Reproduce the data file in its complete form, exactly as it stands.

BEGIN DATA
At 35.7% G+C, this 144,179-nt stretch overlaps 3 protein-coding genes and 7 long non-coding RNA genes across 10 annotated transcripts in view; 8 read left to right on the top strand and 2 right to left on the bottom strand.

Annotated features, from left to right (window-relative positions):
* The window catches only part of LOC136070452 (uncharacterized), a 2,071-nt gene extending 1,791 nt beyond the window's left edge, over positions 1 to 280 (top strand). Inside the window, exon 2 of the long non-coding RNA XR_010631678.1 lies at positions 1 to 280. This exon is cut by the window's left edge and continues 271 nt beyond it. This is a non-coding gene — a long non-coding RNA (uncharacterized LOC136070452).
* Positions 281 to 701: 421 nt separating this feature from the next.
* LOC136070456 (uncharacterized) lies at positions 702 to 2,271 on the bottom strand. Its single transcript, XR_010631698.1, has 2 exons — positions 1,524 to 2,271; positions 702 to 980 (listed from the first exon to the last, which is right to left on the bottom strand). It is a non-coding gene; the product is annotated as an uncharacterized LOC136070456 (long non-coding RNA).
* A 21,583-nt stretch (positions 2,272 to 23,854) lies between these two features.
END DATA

At 35.7% G+C, this 144,179-nt stretch overlaps 3 protein-coding genes and 7 long non-coding RNA genes across 10 annotated transcripts in view; 8 read left to right on the top strand and 2 right to left on the bottom strand.

Annotated features, from left to right (window-relative positions):
* The window catches only part of LOC136070452 (uncharacterized), a 2,071-nt gene extending 1,791 nt beyond the window's left edge, over positions 1 to 280 (top strand). Inside the window, exon 2 of the long non-coding RNA XR_010631678.1 lies at positions 1 to 280. This exon is cut by the window's left edge and continues 271 nt beyond it. This is a non-coding gene — a long non-coding RNA (uncharacterized LOC136070452).
* Positions 281 to 701: 421 nt separating this feature from the next.
* LOC136070456 (uncharacterized) lies at positions 702 to 2,271 on the bottom strand. Its single transcript, XR_010631698.1, has 2 exons — positions 1,524 to 2,271; positions 702 to 980 (listed from the first exon to the last, which is right to left on the bottom strand). It is a non-coding gene; the product is annotated as an uncharacterized LOC136070456 (long non-coding RNA).
* A 21,583-nt stretch (positions 2,272 to 23,854) lies between these two features.